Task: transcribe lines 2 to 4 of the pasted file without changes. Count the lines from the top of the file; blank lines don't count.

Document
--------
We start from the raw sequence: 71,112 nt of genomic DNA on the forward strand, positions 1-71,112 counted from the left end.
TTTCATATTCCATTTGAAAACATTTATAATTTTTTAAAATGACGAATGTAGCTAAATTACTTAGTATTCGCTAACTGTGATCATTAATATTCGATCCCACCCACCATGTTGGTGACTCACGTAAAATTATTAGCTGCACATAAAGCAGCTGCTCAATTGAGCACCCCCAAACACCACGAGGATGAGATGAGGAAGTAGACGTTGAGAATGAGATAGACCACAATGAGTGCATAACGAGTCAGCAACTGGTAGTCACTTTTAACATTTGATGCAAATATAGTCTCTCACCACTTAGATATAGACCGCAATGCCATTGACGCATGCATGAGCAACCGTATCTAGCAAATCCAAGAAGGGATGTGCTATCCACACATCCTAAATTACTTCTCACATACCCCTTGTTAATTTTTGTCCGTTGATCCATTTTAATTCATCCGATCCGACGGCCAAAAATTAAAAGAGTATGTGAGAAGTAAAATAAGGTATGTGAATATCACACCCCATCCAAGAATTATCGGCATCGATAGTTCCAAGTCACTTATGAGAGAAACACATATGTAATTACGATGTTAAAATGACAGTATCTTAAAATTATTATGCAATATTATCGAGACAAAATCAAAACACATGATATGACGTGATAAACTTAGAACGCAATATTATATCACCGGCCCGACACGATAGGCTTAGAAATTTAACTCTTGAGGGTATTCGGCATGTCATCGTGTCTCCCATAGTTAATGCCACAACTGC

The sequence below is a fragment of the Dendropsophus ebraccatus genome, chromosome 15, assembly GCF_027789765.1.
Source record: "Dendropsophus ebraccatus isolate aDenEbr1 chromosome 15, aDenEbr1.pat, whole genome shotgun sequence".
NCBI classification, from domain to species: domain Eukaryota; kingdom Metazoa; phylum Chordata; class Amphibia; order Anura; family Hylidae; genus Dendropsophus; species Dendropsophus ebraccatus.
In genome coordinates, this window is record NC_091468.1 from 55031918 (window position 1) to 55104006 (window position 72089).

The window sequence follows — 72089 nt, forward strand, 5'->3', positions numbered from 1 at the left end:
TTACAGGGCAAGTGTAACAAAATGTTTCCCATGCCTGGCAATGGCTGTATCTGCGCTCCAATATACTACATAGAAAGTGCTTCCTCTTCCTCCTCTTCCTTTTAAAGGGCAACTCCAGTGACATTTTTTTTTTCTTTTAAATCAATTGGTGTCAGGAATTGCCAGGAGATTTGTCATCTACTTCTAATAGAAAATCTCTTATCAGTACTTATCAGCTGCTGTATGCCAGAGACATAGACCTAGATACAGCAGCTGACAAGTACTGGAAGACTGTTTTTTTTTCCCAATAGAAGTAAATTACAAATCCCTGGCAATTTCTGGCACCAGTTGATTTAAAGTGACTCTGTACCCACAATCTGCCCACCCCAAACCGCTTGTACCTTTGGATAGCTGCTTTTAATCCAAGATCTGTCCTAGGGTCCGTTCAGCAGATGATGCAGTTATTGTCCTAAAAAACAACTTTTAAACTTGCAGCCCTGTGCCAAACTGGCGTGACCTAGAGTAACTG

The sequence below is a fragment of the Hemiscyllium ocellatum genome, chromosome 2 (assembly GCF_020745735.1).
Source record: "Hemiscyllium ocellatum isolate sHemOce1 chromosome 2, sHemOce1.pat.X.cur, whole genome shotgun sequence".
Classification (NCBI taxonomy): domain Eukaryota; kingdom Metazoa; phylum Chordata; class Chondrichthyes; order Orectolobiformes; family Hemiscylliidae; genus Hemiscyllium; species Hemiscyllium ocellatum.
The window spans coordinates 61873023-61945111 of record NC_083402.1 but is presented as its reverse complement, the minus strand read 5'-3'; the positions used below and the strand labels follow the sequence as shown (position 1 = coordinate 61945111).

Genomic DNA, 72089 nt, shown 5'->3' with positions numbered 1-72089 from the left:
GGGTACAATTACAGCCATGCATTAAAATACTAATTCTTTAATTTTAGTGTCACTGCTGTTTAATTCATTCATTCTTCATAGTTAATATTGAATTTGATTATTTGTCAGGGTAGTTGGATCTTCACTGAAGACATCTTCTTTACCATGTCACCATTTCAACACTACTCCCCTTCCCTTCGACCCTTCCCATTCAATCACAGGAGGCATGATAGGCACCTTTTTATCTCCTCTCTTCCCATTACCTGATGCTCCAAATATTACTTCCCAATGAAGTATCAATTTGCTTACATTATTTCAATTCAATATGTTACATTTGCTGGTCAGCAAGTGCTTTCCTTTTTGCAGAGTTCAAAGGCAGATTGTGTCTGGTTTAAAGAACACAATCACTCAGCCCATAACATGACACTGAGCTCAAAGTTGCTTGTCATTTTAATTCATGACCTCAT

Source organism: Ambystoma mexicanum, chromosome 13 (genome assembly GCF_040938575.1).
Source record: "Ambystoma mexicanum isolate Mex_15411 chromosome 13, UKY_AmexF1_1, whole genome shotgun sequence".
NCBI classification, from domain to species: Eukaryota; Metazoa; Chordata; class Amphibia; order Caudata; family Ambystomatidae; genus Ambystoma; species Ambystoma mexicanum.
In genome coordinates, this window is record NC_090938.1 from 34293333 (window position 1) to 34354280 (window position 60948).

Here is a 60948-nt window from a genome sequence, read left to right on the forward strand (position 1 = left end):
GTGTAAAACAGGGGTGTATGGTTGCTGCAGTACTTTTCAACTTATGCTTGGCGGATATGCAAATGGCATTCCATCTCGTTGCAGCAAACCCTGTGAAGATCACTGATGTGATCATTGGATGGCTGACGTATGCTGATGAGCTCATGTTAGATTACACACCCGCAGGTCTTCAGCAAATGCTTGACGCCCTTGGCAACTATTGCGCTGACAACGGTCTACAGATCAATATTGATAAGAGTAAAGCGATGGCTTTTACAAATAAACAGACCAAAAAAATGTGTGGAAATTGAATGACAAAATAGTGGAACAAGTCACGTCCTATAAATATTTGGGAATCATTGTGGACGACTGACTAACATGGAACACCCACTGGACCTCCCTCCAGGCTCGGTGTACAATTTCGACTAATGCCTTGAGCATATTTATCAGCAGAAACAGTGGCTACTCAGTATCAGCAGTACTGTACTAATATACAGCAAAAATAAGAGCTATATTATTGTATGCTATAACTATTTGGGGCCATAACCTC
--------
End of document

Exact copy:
TTTCATATTCCATTTGAAAACATTTATAATTTTTTAAAATGACGAATGTAGCTAAATTACTTAGTATTCGCTAACTGTGATCATTAATATTCGATCCCACCCACCATGTTGGTGACTCACGTAAAATTATTAGCTGCACATAAAGCAGCTGCTCAATTGAGCACCCCCAAACACCACGAGGATGAGATGAGGAAGTAGACGTTGAGAATGAGATAGACCACAATGAGTGCATAACGAGTCAGCAACTGGTAGTCACTTTTAACATTTGATGCAAATATAGTCTCTCACCACTTAGATATAGACCGCAATGCCATTGACGCATGCATGAGCAACCGTATCTAGCAAATCCAAGAAGGGATGTGCTATCCACACATCCTAAATTACTTCTCACATACCCCTTGTTAATTTTTGTCCGTTGATCCATTTTAATTCATCCGATCCGACGGCCAAAAATTAAAAGAGTATGTGAGAAGTAAAATAAGGTATGTGAATATCACACCCCATCCAAGAATTATCGGCATCGATAGTTCCAAGTCACTTATGAGAGAAACACATATGTAATTACGATGTTAAAATGACAGTATCTTAAAATTATTATGCAATATTATCGAGACAAAATCAAAACACATGATATGACGTGATAAACTTAGAACGCAATATTATATCACCGGCCCGACACGATAGGCTTAGAAATTTAACTCTTGAGGGTATTCGGCATGTCATCGTGTCTCCCATAGTTAATGCCACAACTGC

The sequence below is a fragment of the Dendropsophus ebraccatus genome, chromosome 15, assembly GCF_027789765.1.
Source record: "Dendropsophus ebraccatus isolate aDenEbr1 chromosome 15, aDenEbr1.pat, whole genome shotgun sequence".